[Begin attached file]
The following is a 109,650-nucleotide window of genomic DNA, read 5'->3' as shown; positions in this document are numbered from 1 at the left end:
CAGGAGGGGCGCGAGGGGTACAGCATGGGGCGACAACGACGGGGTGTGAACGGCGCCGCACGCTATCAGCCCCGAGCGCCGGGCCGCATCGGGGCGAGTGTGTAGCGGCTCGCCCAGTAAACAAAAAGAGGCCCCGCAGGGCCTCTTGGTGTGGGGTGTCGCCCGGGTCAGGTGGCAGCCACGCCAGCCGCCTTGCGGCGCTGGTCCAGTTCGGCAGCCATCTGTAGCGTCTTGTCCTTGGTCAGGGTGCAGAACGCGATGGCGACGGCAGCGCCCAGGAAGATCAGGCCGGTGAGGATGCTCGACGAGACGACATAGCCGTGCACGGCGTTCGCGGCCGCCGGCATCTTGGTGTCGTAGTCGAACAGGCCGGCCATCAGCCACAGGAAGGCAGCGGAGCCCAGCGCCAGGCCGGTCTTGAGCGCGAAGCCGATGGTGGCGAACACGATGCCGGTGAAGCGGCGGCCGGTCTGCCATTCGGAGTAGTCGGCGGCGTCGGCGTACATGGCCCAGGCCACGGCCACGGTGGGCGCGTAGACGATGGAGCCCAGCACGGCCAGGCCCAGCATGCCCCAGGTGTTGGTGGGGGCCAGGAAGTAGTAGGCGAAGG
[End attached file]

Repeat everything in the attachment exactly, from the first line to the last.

The following is a 109,650-nucleotide window of genomic DNA, read 5'->3' as shown; positions in this document are numbered from 1 at the left end:
CAGGAGGGGCGCGAGGGGTACAGCATGGGGCGACAACGACGGGGTGTGAACGGCGCCGCACGCTATCAGCCCCGAGCGCCGGGCCGCATCGGGGCGAGTGTGTAGCGGCTCGCCCAGTAAACAAAAAGAGGCCCCGCAGGGCCTCTTGGTGTGGGGTGTCGCCCGGGTCAGGTGGCAGCCACGCCAGCCGCCTTGCGGCGCTGGTCCAGTTCGGCAGCCATCTGTAGCGTCTTGTCCTTGGTCAGGGTGCAGAACGCGATGGCGACGGCAGCGCCCAGGAAGATCAGGCCGGTGAGGATGCTCGACGAGACGACATAGCCGTGCACGGCGTTCGCGGCCGCCGGCATCTTGGTGTCGTAGTCGAACAGGCCGGCCATCAGCCACAGGAAGGCAGCGGAGCCCAGCGCCAGGCCGGTCTTGAGCGCGAAGCCGATGGTGGCGAACACGATGCCGGTGAAGCGGCGGCCGGTCTGCCATTCGGAGTAGTCGGCGGCGTCGGCGTACATGGCCCAGGCCACGGCCACGGTGGGCGCGTAGACGATGGAGCCCAGCACGGCCAGGCCCAGCATGCCCCAGGTGTTGGTGGGGGCCAGGAAGTAGTAGGCGAAGG